Barnabas Bidwell, lawyer, teacher, politician (b at Monterey, Mass 23 Aug 1763; d at Kingston, Upper Canada 27 July 1833), and his son, Marshall Spring Bidwell, lawyer, politician (b at Stockbridge, Mass 16 Feb 1799; d at New York C, 24 Oct 1872). Barnabas Bidwell was an important Massachusetts politician who fled to Upper Canada in 1810 when charged with forgery and embezzlement.
He actively opposed the Tory elite in Kingston during the Robert Gourlay agitation and contributed to the latter's Statistical Account of Upper Canada. He probably introduced the label "Family Compact" to identify the local elite; it was applied to the provincial administration by his son.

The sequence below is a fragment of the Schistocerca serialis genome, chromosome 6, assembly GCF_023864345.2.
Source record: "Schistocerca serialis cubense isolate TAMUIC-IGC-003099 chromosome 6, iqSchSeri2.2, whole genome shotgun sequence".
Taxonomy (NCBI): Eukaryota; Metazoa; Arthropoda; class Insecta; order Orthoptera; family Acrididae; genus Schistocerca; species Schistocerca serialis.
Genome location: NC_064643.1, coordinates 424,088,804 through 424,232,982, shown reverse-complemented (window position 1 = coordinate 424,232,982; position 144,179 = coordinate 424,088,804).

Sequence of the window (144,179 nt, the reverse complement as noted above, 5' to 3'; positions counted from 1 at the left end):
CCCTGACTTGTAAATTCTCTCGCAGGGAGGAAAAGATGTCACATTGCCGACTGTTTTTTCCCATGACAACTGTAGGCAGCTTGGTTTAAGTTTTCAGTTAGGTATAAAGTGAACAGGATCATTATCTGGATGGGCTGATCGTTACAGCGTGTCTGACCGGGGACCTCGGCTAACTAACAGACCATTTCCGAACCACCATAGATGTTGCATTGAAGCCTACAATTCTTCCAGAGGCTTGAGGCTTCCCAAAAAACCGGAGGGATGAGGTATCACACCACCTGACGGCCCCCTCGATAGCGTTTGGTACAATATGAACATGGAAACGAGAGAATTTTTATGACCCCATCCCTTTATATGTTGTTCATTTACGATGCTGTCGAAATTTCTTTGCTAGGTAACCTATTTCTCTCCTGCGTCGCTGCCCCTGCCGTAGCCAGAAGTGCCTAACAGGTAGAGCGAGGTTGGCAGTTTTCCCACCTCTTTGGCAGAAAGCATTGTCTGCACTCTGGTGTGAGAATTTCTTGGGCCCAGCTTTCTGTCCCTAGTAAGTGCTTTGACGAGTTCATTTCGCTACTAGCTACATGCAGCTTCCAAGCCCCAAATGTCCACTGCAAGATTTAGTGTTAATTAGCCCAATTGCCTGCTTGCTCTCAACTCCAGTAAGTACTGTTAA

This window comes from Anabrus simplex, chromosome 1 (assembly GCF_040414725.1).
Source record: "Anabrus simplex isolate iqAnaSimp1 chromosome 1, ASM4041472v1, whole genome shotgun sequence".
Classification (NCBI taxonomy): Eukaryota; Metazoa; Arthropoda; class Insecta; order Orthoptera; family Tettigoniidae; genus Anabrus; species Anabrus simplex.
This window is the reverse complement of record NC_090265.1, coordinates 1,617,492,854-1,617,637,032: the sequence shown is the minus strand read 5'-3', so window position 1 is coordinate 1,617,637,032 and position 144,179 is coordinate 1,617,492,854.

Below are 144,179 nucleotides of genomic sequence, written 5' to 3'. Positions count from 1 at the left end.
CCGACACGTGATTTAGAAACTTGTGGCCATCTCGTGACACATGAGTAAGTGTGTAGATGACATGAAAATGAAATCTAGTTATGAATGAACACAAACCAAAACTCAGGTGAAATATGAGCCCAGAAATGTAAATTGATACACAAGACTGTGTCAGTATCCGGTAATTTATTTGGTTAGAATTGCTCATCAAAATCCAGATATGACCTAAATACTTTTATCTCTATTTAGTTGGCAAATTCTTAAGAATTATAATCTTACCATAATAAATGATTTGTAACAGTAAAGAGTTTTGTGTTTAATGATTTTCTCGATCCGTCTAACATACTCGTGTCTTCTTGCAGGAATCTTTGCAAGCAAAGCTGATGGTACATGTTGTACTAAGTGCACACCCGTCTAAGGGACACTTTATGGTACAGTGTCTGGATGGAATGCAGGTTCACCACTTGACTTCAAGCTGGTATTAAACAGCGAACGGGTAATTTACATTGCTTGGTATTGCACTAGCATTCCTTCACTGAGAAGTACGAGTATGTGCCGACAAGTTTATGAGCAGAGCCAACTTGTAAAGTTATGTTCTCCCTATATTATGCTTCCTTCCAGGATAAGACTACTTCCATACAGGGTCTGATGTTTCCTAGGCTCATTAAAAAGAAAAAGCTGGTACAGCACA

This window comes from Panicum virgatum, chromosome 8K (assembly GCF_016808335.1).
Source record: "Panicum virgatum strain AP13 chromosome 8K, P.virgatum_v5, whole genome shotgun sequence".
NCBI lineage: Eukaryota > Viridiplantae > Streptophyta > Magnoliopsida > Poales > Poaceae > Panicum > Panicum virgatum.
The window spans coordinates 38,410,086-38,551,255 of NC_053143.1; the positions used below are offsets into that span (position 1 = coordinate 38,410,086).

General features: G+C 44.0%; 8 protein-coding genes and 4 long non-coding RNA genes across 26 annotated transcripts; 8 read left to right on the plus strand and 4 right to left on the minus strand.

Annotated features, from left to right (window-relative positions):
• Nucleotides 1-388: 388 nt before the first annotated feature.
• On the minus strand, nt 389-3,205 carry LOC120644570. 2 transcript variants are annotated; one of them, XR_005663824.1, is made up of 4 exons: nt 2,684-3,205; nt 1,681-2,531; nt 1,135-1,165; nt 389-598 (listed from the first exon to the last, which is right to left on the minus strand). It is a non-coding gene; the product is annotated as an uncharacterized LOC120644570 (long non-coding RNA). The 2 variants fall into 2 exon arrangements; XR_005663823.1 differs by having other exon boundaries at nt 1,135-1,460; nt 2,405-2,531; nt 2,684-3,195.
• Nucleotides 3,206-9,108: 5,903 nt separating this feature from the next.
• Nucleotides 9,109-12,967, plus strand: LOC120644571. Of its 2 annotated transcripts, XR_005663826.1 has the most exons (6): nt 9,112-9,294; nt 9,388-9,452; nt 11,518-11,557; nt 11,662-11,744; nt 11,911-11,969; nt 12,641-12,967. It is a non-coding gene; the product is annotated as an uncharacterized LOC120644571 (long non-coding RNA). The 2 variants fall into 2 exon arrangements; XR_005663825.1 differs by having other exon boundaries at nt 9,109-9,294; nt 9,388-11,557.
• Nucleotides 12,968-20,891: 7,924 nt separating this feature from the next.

He was elected to the Upper Canada Assembly for Lennox and Addington in 1821, but was expelled because he was a criminal and an alien (see Alien Question). The Tories maintained that Americans who had arrived before 1812 had to be naturalized to secure property and political rights.
Marshall Spring Bidwell, who came to UC in 1811, attempted to replace his father in the Assembly but was declared ineligible as an alien. The younger Bidwell emerged as a reform leader, sitting in the Assembly 1824-36 and acting as Speaker in 1828 and 1834. He advocated secularization of the clergy reserves, abolition of primogeniture, liberalization of marriage laws, abolition of imprisonment for debt, and greater Assembly control of revenues.
He rejected the radicalism of William Lyon Mackenzie, and after his defeat in 1836 left politics. He played no role in the rebellion, but was advised by Lieutenant-Governor Sir Francis Bond Head to leave the province in December 1837 because he was "disloyal."